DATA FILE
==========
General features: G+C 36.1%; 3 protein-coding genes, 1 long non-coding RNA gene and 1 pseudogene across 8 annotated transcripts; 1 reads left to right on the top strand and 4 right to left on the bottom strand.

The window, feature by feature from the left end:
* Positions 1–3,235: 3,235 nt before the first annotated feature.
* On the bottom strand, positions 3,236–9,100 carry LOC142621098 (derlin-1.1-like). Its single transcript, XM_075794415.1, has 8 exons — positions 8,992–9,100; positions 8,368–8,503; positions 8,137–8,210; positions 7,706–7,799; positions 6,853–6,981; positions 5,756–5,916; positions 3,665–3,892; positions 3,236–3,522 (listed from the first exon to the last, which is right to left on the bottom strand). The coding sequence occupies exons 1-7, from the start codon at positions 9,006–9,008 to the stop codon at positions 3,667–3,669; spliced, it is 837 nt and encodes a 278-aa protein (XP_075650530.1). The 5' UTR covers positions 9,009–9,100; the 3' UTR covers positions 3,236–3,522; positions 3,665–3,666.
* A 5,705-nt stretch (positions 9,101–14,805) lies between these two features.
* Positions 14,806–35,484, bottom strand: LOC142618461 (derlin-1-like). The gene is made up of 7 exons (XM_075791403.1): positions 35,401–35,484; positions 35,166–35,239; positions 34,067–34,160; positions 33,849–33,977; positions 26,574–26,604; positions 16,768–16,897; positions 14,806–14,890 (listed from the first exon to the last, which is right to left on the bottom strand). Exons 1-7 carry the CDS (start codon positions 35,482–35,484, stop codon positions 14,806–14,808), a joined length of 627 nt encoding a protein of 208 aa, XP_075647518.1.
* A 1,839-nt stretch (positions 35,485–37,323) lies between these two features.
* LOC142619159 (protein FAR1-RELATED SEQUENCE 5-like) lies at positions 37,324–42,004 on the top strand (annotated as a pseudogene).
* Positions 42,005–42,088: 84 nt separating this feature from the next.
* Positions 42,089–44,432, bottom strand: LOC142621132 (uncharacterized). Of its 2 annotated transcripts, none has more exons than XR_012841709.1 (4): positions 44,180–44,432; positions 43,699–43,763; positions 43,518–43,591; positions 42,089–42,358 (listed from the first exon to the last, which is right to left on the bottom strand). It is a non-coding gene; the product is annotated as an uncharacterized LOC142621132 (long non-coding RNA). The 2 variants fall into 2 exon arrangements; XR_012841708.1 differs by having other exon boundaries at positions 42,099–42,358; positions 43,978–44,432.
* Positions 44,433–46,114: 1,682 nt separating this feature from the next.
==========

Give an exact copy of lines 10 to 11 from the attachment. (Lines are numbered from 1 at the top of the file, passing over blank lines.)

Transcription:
* Positions 42,089–44,432, bottom strand: LOC142621132 (uncharacterized). Of its 2 annotated transcripts, none has more exons than XR_012841709.1 (4): positions 44,180–44,432; positions 43,699–43,763; positions 43,518–43,591; positions 42,089–42,358 (listed from the first exon to the last, which is right to left on the bottom strand). It is a non-coding gene; the product is annotated as an uncharacterized LOC142621132 (long non-coding RNA). The 2 variants fall into 2 exon arrangements; XR_012841708.1 differs by having other exon boundaries at positions 42,099–42,358; positions 43,978–44,432.
* Positions 44,433–46,114: 1,682 nt separating this feature from the next.